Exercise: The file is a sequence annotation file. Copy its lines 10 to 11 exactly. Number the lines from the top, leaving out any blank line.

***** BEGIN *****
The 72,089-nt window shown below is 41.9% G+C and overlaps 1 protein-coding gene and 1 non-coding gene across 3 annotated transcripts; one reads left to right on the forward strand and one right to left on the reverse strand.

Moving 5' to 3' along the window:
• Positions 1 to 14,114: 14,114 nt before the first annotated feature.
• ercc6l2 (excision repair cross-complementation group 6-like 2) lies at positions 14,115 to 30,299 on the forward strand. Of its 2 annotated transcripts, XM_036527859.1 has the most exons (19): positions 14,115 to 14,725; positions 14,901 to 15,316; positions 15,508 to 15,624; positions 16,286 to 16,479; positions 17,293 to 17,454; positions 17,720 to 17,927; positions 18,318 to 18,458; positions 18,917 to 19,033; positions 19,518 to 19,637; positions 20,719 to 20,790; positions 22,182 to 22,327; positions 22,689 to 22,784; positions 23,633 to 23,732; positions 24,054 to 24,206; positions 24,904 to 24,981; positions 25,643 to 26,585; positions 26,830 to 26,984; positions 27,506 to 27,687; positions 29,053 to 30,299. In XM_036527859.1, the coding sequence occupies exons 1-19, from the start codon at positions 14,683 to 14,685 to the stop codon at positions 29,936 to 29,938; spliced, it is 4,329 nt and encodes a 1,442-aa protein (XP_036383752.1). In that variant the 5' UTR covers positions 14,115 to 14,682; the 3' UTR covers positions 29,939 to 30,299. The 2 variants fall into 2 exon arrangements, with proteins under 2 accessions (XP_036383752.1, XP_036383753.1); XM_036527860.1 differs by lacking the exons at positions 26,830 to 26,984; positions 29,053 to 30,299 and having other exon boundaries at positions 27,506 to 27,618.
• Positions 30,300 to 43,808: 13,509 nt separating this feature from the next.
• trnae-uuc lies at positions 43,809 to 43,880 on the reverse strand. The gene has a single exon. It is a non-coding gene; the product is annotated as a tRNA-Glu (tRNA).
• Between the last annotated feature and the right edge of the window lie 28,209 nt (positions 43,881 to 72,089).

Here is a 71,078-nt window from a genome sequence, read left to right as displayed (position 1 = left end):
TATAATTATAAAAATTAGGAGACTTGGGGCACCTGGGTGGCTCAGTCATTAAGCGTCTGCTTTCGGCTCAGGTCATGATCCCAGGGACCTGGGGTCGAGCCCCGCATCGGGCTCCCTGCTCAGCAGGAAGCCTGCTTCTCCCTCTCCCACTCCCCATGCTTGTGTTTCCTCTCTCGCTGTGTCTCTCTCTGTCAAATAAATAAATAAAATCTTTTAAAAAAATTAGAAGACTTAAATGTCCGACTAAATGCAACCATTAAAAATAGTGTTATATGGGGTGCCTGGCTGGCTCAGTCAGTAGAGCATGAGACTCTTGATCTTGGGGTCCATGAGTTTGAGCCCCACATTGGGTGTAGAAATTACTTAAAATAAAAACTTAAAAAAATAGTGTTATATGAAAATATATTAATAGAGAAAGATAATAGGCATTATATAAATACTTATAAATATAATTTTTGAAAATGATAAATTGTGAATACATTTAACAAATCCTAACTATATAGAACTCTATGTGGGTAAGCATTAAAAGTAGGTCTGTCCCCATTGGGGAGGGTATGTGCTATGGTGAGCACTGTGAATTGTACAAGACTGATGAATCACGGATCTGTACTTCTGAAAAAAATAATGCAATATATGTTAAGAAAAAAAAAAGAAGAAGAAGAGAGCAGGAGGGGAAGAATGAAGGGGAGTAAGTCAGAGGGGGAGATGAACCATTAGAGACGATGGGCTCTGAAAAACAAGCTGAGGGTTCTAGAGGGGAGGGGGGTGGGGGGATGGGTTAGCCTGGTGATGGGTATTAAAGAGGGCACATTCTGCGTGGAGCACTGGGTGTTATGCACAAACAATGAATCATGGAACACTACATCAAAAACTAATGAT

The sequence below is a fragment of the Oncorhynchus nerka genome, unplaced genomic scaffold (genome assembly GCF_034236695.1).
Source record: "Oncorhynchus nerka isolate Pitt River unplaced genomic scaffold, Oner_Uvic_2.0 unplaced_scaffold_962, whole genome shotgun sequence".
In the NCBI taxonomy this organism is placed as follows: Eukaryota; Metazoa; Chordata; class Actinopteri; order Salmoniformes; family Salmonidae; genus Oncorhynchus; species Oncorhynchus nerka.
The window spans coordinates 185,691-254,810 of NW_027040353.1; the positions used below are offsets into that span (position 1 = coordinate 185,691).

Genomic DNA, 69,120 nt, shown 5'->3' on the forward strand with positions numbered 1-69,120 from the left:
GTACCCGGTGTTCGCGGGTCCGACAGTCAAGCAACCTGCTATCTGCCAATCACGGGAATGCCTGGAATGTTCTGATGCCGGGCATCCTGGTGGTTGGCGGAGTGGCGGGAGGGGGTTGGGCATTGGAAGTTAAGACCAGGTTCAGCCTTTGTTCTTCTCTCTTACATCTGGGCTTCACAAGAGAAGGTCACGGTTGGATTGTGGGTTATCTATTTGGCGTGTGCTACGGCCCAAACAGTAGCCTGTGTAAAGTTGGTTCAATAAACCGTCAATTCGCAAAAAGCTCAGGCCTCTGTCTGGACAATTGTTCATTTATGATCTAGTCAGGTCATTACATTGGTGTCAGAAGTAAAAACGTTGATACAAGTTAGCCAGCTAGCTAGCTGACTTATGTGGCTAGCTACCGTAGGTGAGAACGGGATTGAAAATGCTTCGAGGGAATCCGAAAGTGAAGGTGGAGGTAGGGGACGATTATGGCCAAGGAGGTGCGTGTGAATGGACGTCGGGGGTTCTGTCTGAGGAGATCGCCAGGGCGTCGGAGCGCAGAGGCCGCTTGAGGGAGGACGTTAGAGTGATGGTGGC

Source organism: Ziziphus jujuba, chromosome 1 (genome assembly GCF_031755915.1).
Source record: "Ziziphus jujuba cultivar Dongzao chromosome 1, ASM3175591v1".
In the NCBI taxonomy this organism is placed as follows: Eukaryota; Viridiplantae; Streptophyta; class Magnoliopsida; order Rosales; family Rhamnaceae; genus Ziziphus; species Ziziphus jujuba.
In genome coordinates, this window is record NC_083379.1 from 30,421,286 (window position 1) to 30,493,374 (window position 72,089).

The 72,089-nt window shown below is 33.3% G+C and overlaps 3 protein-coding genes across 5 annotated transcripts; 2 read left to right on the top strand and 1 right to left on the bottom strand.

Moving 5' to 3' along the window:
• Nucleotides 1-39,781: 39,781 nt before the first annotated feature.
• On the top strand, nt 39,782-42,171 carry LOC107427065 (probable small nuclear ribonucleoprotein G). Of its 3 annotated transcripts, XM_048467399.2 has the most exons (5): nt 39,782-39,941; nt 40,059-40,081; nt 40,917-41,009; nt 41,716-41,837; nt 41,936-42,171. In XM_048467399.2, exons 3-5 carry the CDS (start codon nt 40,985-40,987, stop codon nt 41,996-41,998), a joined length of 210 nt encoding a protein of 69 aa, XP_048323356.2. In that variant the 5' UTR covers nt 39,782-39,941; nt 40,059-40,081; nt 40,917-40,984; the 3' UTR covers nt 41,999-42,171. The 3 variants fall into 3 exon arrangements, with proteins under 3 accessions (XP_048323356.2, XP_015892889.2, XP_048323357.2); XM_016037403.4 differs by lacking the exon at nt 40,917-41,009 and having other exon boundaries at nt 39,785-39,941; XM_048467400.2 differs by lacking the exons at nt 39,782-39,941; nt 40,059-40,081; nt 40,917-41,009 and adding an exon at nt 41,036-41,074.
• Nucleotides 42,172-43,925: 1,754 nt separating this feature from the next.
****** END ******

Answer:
The sequence below is a fragment of the Oncorhynchus nerka genome, unplaced genomic scaffold (genome assembly GCF_034236695.1).
Source record: "Oncorhynchus nerka isolate Pitt River unplaced genomic scaffold, Oner_Uvic_2.0 unplaced_scaffold_962, whole genome shotgun sequence".